Elk displaying symptoms of hoof disease are becoming more common in southwest Washington, and wildlife managers are seeking information from the public in order to understand why.
The Washington Department of Fish and Wildlife (WDFW) held a public meeting on Monday night in Longview to present known information about the condition. Approximately 60 people were in attendance.
WDFW received sporadic reports about elk with lameness and/or overgrown/missing hooves beginning over a decade ago, but the number of reports has increased dramatically in recent years. The condition has been observed in young and old animals and in both sexes.
Many different hoof diseases affect domestic livestock and wildlife, with different causes and different modes of transmission. The hoof disease the elk are displaying does not appear to be an exact match with any known disease, said WDFW veterinarian Kristin Mansfield, nor does it appear to affect domestic livestock.
WDFW conducted a pilot study in 2009, said Sandra Jonker, WDFW Region Five Wildlife Program Manager. They harvested five animals with symptoms in areas with reported cases of disease and three healthy animals from areas without reported cases of disease. Preliminary results of the study showed deformed, overgrown claws, abscesses, lesions, laminitis, and deficiencies in copper and selenium in the diseased animals.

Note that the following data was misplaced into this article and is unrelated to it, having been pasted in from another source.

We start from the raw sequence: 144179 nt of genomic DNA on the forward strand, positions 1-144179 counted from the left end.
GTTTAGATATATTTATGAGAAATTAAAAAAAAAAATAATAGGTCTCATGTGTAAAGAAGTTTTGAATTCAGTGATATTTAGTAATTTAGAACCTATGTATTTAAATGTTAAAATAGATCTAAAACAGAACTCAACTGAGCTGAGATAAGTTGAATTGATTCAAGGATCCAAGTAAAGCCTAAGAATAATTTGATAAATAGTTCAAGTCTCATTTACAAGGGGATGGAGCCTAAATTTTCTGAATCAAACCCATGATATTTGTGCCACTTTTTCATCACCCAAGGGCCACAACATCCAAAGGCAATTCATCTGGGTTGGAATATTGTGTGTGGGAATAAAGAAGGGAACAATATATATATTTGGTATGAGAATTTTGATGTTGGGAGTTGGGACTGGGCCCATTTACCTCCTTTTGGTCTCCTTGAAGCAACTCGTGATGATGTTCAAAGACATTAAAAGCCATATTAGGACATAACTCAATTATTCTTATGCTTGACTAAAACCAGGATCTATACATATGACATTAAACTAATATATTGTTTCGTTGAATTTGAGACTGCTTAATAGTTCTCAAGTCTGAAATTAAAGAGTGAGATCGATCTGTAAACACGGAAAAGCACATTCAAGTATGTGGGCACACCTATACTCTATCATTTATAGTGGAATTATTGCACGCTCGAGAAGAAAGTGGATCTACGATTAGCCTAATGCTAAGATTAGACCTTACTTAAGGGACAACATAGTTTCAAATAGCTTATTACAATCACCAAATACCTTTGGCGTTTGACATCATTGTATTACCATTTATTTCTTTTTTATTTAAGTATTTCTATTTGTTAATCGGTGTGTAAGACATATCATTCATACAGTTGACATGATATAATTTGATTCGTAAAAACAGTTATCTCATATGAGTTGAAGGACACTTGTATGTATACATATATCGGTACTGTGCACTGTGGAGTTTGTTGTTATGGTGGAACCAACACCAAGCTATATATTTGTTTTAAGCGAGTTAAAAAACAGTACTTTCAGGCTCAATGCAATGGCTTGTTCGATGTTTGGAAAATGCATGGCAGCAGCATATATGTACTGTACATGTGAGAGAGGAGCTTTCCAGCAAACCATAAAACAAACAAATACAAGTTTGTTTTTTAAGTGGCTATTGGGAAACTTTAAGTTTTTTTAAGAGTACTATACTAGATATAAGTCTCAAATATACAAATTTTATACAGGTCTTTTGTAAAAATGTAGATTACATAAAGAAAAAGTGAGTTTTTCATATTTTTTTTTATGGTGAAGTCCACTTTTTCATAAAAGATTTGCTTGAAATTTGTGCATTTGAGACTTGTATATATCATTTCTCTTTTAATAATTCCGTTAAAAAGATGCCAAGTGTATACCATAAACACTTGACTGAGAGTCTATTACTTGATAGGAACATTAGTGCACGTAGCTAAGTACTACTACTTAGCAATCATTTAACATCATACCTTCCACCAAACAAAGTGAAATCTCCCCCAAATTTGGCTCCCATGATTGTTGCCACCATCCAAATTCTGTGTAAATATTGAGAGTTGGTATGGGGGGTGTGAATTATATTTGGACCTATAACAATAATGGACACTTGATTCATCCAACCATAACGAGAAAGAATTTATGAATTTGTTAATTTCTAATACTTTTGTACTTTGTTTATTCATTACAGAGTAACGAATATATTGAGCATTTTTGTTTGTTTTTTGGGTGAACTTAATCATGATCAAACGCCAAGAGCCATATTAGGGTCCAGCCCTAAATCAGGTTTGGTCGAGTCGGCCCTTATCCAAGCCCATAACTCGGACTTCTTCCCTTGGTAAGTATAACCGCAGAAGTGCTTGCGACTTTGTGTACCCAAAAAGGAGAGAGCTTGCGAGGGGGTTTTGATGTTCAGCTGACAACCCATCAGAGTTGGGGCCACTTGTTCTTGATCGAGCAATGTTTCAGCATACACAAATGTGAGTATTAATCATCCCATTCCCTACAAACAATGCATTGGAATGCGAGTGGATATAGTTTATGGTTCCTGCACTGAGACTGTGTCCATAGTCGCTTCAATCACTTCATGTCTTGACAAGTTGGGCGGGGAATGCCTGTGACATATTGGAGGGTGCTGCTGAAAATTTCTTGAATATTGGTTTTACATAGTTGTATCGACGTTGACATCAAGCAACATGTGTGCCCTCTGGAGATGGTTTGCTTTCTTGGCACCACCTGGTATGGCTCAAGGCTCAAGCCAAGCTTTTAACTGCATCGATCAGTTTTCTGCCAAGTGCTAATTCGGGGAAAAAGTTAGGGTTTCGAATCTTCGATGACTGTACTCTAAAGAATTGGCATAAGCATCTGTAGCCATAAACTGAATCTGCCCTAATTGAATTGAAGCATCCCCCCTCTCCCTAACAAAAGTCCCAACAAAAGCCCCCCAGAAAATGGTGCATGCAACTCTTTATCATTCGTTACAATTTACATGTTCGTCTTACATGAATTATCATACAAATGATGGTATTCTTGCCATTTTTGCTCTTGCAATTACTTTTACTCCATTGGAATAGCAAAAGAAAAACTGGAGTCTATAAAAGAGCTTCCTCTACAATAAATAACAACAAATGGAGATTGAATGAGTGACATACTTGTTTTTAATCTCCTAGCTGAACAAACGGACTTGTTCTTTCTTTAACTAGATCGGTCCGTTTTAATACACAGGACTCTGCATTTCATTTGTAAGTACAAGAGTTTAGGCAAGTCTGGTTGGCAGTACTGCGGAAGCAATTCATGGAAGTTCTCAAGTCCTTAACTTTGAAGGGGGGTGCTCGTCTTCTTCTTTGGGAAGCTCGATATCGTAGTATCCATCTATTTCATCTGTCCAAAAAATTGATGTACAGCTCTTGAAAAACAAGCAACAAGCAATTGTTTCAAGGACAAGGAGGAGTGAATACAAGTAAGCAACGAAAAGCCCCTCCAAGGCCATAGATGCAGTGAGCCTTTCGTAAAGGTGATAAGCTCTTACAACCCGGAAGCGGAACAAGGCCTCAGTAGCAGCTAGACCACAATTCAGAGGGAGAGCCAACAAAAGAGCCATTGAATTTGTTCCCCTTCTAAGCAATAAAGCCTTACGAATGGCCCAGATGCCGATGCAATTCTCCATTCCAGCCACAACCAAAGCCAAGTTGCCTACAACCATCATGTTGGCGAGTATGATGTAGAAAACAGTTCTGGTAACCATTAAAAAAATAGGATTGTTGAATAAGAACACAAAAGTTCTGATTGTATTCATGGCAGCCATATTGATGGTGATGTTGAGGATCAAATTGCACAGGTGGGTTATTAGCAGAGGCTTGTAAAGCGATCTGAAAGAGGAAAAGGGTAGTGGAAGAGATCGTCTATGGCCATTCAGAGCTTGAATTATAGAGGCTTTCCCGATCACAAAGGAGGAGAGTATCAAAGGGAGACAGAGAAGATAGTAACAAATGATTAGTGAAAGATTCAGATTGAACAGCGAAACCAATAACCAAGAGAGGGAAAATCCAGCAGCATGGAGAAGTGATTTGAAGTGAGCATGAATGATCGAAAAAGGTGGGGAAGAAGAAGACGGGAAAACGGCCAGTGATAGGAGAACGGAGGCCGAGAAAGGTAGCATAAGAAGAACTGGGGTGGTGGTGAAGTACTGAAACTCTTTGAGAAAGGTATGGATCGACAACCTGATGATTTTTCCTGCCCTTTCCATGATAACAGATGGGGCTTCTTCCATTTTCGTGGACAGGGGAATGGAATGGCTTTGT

In 2010, the department conducted a hunter survey to collect observations about the locations and conditions of affected animals.
WDFW is working with Washington State University researchers to narrow down the information needed to understand the primary cause of the disease. “Even if we do find out the cause, it will be challenging to address in a wild herd,” said Jonker, There may be few, if any treatment options, she cautioned.
Local residents attended the meeting. “Does it affect the meat,” asked Cathlamet resident Chuck Nadgewick. If the animal looks sick, don’t eat it, responded Jonker, Puget Island resident John Vik displayed a photo of a harvested elk where infection had spread through the body from the hooves.
Cathlamet resident Dan Cothren noted that the number of tags sold to hunters has not decreased as the number of sick animals has increased. Jonker explained that the last management plan completed several years ago identified the elk population as over carrying capacity. The number of tags sold reflects the department’s intention to reduce herd sizes.
WDFW created a website to report the location and condition of affected animals (http://wdfw.wa.gov/conservation/health/hoof_rot/reporting/index.html). Reports about the location of healthy animals are also needed. Those without internet access can call WDFW’s regional office at (360) 696-6211.